Linda J. Hansen:It does.


Tom Pyle:That’s one. The other is nukes. Amen. And let me just back up real quick here. I love oil, coal, and natural gas. But if something came along that was better, cheaper, cleaner, I’d be 1,000 percent for that. Right? That’s not going to happen by, you know, the government picking winners and losers. It’s going to happen by technology. It’s going to happen by, like, ingenuity, human beings, like, being amazing machines learning.


And this is how we get all these advancements in the world. Right? We went from airplanes, Wright Brothers, and Kitty Hawk to like, you know, working our way to Mars. Right? Like, this is how it will happen. Oh, by the way, that’s jet fuel. That’s not going to be running on solar panels.


Linda J. Hansen:[Laughs] Right.


Tom Pyle:So I’m not for these resources because of what they are. I’m for them because of what they do for people, for us. Right?


Linda J. Hansen:Right. And it’s the big –


Tom Pyle:That’s the reason.


Linda J. Hansen:Yeah, that’s the big picture. Every single resource has positives and negatives, just like all of life. Right? Every issue has, you know, two sides to it. Right?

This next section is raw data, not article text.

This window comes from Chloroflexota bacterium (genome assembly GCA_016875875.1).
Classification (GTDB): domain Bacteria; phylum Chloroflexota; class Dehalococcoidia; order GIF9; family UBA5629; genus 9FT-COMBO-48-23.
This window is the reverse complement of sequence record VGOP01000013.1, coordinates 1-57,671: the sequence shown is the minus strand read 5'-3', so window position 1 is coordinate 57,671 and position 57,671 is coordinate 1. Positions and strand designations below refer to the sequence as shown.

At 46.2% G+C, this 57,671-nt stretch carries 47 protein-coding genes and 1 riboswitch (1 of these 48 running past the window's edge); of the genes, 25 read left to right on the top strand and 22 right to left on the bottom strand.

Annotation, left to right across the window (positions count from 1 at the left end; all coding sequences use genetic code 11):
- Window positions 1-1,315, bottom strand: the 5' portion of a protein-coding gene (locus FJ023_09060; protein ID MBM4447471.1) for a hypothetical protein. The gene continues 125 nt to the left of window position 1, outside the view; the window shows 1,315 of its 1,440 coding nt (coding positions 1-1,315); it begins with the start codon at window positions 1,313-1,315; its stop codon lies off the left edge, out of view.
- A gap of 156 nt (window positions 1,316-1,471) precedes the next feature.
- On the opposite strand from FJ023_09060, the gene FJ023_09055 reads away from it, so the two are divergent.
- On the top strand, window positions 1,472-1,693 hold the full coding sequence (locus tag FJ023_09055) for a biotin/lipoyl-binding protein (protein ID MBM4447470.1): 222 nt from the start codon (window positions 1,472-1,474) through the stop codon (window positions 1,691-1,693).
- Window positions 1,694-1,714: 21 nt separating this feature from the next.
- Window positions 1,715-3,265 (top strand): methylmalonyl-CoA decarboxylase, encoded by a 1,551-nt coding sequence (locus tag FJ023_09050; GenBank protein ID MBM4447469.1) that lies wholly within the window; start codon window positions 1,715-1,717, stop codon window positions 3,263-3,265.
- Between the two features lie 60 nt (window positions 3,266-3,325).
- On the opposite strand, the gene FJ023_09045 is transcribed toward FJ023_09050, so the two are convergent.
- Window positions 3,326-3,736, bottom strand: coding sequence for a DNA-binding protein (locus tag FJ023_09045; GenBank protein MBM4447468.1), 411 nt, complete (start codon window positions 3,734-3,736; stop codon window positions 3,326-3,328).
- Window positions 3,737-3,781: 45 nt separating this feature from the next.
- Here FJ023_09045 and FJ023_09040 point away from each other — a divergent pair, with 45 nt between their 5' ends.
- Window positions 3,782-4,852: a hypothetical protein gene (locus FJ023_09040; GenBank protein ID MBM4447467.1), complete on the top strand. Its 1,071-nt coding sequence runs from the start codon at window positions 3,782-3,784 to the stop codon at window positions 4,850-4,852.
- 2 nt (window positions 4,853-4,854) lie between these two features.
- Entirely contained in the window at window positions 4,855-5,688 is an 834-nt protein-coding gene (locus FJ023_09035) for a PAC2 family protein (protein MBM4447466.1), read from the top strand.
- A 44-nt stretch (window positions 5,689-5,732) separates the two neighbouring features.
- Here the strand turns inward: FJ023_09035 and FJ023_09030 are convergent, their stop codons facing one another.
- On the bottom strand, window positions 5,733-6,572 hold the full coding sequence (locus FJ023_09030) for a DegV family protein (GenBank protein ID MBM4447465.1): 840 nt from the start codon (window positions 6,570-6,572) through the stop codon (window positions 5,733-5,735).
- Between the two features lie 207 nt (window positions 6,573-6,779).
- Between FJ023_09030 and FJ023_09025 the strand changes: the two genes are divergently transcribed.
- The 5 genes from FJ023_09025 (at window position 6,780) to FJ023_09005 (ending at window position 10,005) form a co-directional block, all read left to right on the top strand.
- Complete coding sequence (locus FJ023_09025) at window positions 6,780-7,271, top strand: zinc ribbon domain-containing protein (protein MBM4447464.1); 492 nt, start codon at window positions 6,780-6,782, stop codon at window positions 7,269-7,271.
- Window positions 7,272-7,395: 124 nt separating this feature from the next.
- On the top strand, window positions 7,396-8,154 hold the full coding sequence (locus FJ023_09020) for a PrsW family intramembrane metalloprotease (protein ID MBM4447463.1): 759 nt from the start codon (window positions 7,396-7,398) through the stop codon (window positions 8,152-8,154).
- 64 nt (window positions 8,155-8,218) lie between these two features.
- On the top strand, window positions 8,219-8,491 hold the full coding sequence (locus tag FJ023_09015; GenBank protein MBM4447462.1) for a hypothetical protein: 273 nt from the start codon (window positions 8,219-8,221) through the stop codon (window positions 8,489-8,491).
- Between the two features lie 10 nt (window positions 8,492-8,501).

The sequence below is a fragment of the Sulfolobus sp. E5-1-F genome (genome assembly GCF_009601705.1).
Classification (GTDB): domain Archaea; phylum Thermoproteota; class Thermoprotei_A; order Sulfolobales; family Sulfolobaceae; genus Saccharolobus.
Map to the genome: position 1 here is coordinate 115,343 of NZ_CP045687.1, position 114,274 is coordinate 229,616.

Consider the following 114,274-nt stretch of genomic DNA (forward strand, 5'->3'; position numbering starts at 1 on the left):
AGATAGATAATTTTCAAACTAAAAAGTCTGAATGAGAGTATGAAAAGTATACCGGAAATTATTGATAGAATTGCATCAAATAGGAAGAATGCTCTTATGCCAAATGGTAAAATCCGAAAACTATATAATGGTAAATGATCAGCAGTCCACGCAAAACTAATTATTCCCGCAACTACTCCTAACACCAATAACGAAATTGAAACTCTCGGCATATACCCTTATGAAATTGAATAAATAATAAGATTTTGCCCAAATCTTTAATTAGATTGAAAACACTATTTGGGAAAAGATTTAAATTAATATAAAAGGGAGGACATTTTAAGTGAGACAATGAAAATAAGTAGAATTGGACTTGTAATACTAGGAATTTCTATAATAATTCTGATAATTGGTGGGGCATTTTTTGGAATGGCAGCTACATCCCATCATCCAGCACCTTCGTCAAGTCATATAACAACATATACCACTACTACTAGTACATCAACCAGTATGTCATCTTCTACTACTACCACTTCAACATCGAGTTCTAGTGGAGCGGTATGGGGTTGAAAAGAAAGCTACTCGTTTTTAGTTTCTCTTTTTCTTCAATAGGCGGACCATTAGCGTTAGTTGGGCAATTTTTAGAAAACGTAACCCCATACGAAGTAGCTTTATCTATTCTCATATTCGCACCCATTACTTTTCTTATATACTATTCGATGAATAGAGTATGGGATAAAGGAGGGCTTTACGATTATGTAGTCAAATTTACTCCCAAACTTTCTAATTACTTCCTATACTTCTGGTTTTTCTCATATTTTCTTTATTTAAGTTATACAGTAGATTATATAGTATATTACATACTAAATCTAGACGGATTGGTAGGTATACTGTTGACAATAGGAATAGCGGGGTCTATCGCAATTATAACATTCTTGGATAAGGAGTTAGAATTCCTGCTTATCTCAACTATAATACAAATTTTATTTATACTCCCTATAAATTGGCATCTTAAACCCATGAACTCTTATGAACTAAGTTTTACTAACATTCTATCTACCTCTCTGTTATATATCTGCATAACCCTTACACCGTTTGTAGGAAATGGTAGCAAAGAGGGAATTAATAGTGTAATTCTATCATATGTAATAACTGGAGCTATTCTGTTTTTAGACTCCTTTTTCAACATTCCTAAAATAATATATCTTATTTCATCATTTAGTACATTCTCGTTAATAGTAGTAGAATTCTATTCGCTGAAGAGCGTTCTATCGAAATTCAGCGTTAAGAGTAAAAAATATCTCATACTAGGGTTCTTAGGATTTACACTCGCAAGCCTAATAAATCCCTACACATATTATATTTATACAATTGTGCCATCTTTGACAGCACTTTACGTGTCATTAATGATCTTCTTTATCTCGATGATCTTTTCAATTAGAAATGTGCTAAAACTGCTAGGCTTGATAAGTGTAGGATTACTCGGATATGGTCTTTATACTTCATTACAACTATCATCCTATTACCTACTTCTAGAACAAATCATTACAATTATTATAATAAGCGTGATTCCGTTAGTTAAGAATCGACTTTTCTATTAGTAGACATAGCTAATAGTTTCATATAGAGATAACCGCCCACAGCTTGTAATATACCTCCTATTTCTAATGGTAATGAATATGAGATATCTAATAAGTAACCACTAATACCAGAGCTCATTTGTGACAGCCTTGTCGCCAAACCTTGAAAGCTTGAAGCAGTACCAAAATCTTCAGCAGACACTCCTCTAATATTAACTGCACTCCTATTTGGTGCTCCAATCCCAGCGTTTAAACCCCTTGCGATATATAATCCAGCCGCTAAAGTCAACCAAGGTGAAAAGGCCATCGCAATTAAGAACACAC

Tom Pyle:Yeah, like being a husband.




Linda J. Hansen:I might edit that one out. Anyway, but – [laughter] you know, every resource has such great positive elements to it. And then they have a downside. And that’s why we need a varied supply to make sure our grid is secure and stable. And when I say secure, I also mean, you know, secure from attacks, secure from, you know, failure.


But stable, I mean, that it is – for those who may not understand the stability of the grid, too, but you have brownouts and blackouts, and the power levels are ebbing and flowing. And it takes so much more energy to bring power back up than to keep it stable, and to keep it supplied to add an even rate.


So, when we are using wind and solar, and things, and letting things ebb and fall based on what’s happening in the weather, we are really impacting that stable supply of energy to American citizens. And it is less efficient to have that up and down than it is to just keep it a stable supply. And that’s where utilizing all of these energy resources can be so helpful because you can have nuclear.